Lesions in sheep following administration of a vaccine of a Freund's complete adjuvant nature used in the control of ovine paratuberculosis
New Zealand Veterinary Journal, Volume 54, Issue 5, pp 237-241, Oct 2006
Article class: Clinical Communication
Subject Terms: Adverse drug reaction, Animal remedies/veterinary medicines, Bacterial, Disease/defect, Immune system/immunology, Infectious disease, Inflammation, Locomotor, Muscle/myology, Mycobacterial, Nervous system/neurology, Vaccination, Wasting disease/disorderTaylor and Francis
AbstractCASE HISTORIES: Occurrences of adverse reactions in seven sheep flocks in Australia following vaccination against paratuberculosis where veterinary attention was requested are reviewed. All cases occurred within the 3-year period following commencement of use of a vaccine of a Freunds complete adjuvant nature, at a time when approximately six million doses of vaccine had been administered.
CLINICAL FINDINGS: In the first case, 26/58 (45%) Merino sheep vaccinated as adults had palpable tissue reactions at or near the site of vaccination; enlarged prescapular lymph nodes were palpated in 17 (29%), and nine (16%) sheep had both palpable lesions at the site of vaccination and enlarged prescapular lymph nodes. The reactions included caseous nodules up to 5.5 cm in diameter. In the other cases, fistulating or granulomatous wounds were occasionally found at the recommended site of injection behind the ear, and myiasis was rare. Occurrences of inappropriate choice of injection site were recorded, including injection into the axilla of two Merino rams, and lesions in the tissues of the maxilla and nose of almost 50% of 350 Border Leicester lambs. Four outbreaks of progressive paralysis due to injection into cervical musculature were reported, described as OJD staggers by producers.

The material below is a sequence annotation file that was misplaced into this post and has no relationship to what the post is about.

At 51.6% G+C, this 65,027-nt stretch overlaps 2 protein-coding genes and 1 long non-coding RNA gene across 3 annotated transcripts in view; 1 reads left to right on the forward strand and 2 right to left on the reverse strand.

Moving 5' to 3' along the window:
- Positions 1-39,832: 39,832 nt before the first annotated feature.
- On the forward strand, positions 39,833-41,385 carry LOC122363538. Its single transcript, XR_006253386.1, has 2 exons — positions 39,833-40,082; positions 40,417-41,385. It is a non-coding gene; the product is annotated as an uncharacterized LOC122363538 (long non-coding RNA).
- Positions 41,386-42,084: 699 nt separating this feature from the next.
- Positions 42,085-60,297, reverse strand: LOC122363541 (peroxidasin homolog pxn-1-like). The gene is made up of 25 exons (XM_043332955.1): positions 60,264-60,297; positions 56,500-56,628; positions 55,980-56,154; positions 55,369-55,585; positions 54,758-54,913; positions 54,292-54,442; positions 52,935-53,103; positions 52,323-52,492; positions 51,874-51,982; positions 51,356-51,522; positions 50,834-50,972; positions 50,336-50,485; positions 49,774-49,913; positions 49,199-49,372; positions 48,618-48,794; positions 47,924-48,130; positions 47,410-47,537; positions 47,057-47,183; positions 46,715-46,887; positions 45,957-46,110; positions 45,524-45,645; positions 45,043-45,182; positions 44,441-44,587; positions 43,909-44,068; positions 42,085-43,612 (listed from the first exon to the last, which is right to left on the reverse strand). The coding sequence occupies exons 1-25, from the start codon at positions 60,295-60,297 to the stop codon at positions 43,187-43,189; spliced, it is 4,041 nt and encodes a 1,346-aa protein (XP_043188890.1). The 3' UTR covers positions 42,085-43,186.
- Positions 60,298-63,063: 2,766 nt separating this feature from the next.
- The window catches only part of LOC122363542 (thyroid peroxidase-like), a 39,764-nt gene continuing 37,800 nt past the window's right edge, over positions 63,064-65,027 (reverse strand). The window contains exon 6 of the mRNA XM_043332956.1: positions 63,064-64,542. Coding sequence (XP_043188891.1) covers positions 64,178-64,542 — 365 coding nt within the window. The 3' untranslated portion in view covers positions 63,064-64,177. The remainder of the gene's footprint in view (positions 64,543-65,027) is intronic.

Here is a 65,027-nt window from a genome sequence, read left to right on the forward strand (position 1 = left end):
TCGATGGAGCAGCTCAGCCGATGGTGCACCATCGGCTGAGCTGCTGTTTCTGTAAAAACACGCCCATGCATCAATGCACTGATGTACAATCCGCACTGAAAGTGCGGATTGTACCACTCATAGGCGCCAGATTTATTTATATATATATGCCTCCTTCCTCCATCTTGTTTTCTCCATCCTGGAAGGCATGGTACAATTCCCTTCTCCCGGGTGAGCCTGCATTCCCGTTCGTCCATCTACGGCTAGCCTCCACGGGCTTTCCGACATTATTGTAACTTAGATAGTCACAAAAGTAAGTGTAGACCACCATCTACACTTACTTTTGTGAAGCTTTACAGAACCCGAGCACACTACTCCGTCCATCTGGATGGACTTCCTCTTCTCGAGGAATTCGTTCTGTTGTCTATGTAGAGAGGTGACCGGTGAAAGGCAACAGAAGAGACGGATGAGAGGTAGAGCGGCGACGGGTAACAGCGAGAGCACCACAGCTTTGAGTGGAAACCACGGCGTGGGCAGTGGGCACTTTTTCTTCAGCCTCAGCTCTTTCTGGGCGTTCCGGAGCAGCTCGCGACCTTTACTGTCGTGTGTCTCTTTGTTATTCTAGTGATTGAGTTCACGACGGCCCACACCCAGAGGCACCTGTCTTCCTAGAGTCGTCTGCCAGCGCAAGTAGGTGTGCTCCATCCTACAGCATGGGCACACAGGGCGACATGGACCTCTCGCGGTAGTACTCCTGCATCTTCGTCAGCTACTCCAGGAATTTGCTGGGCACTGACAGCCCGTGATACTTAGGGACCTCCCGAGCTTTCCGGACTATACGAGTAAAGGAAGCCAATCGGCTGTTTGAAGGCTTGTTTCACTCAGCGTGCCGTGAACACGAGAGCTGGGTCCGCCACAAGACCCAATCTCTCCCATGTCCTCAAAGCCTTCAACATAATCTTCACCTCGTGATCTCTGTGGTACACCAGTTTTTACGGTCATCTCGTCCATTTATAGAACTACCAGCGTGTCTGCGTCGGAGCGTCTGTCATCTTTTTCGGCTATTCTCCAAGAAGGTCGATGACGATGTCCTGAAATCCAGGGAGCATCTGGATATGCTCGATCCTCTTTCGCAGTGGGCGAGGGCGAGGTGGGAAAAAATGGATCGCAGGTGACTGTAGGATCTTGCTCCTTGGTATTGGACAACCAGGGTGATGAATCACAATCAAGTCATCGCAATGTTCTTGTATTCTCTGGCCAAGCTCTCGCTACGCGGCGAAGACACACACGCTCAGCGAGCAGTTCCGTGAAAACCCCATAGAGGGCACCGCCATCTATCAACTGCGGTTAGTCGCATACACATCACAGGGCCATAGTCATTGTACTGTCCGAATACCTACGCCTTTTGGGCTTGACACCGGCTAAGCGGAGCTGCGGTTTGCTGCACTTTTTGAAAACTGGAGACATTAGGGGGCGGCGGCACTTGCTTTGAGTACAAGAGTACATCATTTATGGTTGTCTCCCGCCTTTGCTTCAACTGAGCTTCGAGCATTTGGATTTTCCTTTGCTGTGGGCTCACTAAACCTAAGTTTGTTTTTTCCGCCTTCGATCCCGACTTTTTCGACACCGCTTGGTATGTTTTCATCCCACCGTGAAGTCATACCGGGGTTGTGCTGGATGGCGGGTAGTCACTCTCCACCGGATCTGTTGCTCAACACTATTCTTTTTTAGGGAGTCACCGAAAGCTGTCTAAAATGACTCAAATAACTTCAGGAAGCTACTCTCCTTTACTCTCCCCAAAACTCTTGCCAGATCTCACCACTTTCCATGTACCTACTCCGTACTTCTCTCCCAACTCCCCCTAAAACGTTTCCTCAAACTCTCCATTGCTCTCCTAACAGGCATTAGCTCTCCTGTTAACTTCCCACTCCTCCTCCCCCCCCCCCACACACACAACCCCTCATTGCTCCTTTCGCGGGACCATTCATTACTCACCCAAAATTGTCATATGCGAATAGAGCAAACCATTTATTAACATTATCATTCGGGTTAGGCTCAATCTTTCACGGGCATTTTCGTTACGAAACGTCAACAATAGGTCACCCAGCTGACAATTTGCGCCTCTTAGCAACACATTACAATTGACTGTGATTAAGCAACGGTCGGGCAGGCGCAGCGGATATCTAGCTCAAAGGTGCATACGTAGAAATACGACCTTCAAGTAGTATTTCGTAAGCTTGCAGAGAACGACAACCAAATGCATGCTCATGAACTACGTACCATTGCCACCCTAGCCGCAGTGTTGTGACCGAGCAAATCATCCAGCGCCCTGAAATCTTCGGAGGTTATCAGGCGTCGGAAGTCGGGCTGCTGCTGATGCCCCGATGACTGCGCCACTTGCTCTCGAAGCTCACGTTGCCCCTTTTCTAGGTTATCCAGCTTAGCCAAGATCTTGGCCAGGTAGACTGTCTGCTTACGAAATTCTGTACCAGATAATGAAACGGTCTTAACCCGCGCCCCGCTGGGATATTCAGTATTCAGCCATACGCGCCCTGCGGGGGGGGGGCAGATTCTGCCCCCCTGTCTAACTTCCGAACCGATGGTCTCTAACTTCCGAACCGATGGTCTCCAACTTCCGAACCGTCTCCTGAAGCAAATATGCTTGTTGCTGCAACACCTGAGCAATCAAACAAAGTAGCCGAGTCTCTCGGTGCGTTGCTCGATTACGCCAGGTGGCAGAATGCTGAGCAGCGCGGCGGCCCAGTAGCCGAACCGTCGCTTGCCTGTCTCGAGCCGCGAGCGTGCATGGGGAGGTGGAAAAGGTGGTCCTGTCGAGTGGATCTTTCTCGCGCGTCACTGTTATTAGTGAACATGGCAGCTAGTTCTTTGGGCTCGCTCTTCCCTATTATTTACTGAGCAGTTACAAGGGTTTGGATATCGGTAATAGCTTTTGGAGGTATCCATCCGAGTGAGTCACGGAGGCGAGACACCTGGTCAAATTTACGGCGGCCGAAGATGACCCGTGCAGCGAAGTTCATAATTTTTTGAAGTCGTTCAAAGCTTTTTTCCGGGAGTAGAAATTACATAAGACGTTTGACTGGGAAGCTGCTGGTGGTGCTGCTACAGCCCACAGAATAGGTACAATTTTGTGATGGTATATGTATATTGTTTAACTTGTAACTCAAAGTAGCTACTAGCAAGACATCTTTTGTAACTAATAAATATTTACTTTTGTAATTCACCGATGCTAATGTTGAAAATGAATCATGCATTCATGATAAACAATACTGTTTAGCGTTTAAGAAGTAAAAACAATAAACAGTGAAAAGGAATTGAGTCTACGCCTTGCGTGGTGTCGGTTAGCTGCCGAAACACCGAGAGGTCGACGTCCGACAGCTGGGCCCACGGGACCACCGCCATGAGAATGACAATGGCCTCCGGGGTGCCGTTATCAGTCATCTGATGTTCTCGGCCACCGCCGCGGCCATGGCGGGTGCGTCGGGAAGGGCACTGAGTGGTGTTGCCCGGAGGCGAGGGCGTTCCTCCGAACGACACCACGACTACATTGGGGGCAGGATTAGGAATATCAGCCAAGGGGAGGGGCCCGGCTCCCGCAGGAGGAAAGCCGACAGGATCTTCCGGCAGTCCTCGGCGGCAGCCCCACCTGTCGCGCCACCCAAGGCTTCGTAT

DIAGNOSIS: Granulomatous cellulitis and lymphadenitis associated with oil droplets typical of oil granulomata. Injection of vaccine into the dorsal cervical area resulted in progressive paralysis due to myonecrosis and suspected granulomatous leptomeningitis.
CLINICAL RELEVANCE AND CONCLUSIONS: Although lesions at and near the site of injection are common, adverse reactions to vaccination were rare and included mortality from cervical spinal injection, production losses from injection in the maxilla or axilla or if myiasis resulted, and potential marketing losses if animals or carcasses are discounted as a result of the lesions. Risk factors for adverse reactions included inadequate restraint of sheep, breed of sheep, experience of the operator, poor injection technique, and inappropriate placement of vaccine. Increasing attention to the proper restraint of animals, restricting vaccination to the recommended site behind the ear, careful placement of the vaccine into subcutaneous tissue to avoid drainage of vaccine material into tissues such as the spinal cord, and post-vaccination supervision to address welfare concerns should adverse reactions occur are recommended.
KEY WORDS: Paratuberculosis, sheep, vaccination, adverse reaction, granuloma, paralysis
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